Early during her student days in Troy, Stanton remembers being strongly influenced by Charles Grandison Finney, an evangelical preacher and central figure in the revivalist movement. His influence, combined with the Calvinistic Presbyterianism of her childhood, caused her great unease. After hearing Finney speak, Stanton became terrified at the possibility of her own damnation: "Fear of judgment seized my soul. Visions of the lost haunted my dreams. Mental anguish prostrated my health. Dethronement of my reason was apprehended by my friends." Stanton credits her father and brother-in-law, Edward Bayard, with convincing her to ignore Finney's warnings. She further credits their taking her on a rejuvenating trip to Niagara Falls with restoring her reason and sense of balance.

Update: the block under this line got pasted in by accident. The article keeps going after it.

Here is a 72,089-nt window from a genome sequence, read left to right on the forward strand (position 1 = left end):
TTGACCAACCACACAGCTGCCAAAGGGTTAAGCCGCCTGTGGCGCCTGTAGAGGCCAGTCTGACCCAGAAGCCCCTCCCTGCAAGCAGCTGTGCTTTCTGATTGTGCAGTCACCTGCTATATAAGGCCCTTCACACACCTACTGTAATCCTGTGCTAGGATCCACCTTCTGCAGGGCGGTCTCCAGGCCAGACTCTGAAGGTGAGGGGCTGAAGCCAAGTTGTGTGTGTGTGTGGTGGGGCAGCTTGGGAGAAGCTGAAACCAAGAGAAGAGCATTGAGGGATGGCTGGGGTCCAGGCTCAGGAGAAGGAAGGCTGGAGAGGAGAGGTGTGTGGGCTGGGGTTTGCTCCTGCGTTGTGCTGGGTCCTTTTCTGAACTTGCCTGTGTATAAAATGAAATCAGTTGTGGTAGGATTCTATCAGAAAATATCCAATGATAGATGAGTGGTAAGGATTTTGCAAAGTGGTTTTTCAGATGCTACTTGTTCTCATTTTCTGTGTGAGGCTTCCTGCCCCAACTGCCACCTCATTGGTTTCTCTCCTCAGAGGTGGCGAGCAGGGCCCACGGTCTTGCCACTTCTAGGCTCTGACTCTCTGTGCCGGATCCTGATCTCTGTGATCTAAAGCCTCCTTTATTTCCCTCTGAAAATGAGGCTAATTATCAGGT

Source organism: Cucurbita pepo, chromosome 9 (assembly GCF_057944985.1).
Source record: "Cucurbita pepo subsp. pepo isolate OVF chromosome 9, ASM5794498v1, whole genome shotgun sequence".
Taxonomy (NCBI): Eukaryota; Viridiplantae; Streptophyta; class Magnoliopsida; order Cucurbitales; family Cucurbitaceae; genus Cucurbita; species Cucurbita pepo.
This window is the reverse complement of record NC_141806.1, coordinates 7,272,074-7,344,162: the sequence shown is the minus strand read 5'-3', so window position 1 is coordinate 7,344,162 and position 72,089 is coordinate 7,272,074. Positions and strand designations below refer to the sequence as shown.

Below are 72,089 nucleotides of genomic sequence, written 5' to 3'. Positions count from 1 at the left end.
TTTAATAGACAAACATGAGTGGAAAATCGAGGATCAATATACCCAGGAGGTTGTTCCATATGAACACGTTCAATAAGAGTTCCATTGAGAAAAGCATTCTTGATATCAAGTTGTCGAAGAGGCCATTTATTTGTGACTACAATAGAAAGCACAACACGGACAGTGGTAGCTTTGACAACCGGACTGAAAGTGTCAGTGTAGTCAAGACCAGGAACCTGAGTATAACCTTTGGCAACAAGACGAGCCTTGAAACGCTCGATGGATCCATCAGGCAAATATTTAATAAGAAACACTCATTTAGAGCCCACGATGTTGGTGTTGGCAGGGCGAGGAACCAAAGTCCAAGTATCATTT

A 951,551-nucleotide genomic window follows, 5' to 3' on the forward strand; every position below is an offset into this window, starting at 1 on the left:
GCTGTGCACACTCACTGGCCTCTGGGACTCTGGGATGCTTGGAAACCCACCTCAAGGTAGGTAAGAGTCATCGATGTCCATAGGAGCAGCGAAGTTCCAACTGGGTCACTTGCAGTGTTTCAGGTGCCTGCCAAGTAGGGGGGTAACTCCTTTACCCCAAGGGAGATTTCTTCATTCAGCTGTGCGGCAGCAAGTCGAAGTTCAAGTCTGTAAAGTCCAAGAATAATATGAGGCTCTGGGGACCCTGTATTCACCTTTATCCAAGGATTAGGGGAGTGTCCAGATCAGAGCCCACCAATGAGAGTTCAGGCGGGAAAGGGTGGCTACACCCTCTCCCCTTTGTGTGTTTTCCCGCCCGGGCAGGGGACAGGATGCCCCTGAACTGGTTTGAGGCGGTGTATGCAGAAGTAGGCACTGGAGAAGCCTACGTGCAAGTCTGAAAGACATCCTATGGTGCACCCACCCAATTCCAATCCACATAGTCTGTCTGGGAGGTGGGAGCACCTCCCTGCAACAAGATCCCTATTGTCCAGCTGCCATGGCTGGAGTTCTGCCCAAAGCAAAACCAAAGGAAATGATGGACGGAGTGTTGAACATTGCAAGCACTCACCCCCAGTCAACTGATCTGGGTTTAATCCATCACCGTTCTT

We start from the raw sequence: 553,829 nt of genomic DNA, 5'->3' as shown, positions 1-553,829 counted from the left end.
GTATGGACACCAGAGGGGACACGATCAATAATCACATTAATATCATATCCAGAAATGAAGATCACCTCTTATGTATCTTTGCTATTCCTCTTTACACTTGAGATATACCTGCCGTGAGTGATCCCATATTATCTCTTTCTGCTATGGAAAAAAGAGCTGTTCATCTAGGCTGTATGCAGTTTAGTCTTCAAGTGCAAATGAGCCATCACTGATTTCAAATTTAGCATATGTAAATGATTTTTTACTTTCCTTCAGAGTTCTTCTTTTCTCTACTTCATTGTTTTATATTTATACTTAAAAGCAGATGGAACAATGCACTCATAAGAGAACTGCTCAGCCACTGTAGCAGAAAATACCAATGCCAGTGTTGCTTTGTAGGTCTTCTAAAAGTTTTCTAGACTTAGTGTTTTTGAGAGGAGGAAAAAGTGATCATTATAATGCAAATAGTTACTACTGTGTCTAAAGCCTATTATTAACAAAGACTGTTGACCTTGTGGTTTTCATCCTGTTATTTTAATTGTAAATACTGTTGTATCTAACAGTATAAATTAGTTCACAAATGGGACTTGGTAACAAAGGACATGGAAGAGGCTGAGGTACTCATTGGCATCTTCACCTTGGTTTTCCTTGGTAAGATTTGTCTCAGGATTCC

Nikolai Rimsky-Korsakov saw Niagara Falls during his work at ship.